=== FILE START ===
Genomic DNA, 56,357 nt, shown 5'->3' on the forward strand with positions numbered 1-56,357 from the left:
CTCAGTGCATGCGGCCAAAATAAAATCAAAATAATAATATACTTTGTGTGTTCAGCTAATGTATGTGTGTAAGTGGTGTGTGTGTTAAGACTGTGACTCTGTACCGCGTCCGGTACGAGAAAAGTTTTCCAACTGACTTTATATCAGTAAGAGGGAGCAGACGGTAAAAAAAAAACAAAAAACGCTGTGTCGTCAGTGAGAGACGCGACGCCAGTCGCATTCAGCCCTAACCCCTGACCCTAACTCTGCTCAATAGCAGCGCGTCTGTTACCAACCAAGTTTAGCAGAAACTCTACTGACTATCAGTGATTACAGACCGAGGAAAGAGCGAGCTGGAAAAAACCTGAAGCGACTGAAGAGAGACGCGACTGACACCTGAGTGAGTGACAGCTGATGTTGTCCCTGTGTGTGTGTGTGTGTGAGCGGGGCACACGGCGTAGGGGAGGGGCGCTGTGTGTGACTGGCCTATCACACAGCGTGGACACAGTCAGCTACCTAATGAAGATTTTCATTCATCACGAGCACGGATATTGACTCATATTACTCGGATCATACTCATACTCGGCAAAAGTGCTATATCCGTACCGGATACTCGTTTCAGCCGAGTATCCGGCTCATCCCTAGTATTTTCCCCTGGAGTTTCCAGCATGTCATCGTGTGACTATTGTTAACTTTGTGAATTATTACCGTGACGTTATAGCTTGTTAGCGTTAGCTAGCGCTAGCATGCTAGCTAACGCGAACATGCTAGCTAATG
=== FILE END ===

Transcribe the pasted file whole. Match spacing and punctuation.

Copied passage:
Genomic DNA, 56,357 nt, shown 5'->3' on the forward strand with positions numbered 1-56,357 from the left:
CTCAGTGCATGCGGCCAAAATAAAATCAAAATAATAATATACTTTGTGTGTTCAGCTAATGTATGTGTGTAAGTGGTGTGTGTGTTAAGACTGTGACTCTGTACCGCGTCCGGTACGAGAAAAGTTTTCCAACTGACTTTATATCAGTAAGAGGGAGCAGACGGTAAAAAAAAAACAAAAAACGCTGTGTCGTCAGTGAGAGACGCGACGCCAGTCGCATTCAGCCCTAACCCCTGACCCTAACTCTGCTCAATAGCAGCGCGTCTGTTACCAACCAAGTTTAGCAGAAACTCTACTGACTATCAGTGATTACAGACCGAGGAAAGAGCGAGCTGGAAAAAACCTGAAGCGACTGAAGAGAGACGCGACTGACACCTGAGTGAGTGACAGCTGATGTTGTCCCTGTGTGTGTGTGTGTGTGAGCGGGGCACACGGCGTAGGGGAGGGGCGCTGTGTGTGACTGGCCTATCACACAGCGTGGACACAGTCAGCTACCTAATGAAGATTTTCATTCATCACGAGCACGGATATTGACTCATATTACTCGGATCATACTCATACTCGGCAAAAGTGCTATATCCGTACCGGATACTCGTTTCAGCCGAGTATCCGGCTCATCCCTAGTATTTTCCCCTGGAGTTTCCAGCATGTCATCGTGTGACTATTGTTAACTTTGTGAATTATTACCGTGACGTTATAGCTTGTTAGCGTTAGCTAGCGCTAGCATGCTAGCTAACGCGAACATGCTAGCTAATG